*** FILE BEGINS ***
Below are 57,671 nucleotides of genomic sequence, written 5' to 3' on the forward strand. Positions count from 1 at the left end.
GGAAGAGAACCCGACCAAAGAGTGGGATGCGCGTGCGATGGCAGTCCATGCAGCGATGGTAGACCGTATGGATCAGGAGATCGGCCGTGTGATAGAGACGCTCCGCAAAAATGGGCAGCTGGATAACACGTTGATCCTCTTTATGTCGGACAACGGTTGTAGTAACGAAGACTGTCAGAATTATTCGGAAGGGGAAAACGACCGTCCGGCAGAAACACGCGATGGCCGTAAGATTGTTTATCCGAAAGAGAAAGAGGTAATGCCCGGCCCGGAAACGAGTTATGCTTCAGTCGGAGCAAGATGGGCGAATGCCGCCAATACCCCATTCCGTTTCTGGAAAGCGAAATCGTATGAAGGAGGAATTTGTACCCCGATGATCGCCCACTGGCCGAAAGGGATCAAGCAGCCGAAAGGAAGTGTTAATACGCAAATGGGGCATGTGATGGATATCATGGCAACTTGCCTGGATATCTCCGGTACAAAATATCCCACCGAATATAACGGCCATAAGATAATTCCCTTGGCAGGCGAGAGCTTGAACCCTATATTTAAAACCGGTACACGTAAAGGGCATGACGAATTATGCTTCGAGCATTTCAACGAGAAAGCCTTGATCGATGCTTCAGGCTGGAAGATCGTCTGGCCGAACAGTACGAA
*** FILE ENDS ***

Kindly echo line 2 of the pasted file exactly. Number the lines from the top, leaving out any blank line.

GGAAGAGAACCCGACCAAAGAGTGGGATGCGCGTGCGATGGCAGTCCATGCAGCGATGGTAGACCGTATGGATCAGGAGATCGGCCGTGTGATAGAGACGCTCCGCAAAAATGGGCAGCTGGATAACACGTTGATCCTCTTTATGTCGGACAACGGTTGTAGTAACGAAGACTGTCAGAATTATTCGGAAGGGGAAAACGACCGTCCGGCAGAAACACGCGATGGCCGTAAGATTGTTTATCCGAAAGAGAAAGAGGTAATGCCCGGCCCGGAAACGAGTTATGCTTCAGTCGGAGCAAGATGGGCGAATGCCGCCAATACCCCATTCCGTTTCTGGAAAGCGAAATCGTATGAAGGAGGAATTTGTACCCCGATGATCGCCCACTGGCCGAAAGGGATCAAGCAGCCGAAAGGAAGTGTTAATACGCAAATGGGGCATGTGATGGATATCATGGCAACTTGCCTGGATATCTCCGGTACAAAATATCCCACCGAATATAACGGCCATAAGATAATTCCCTTGGCAGGCGAGAGCTTGAACCCTATATTTAAAACCGGTACACGTAAAGGGCATGACGAATTATGCTTCGAGCATTTCAACGAGAAAGCCTTGATCGATGCTTCAGGCTGGAAGATCGTCTGGCCGAACAGTACGAA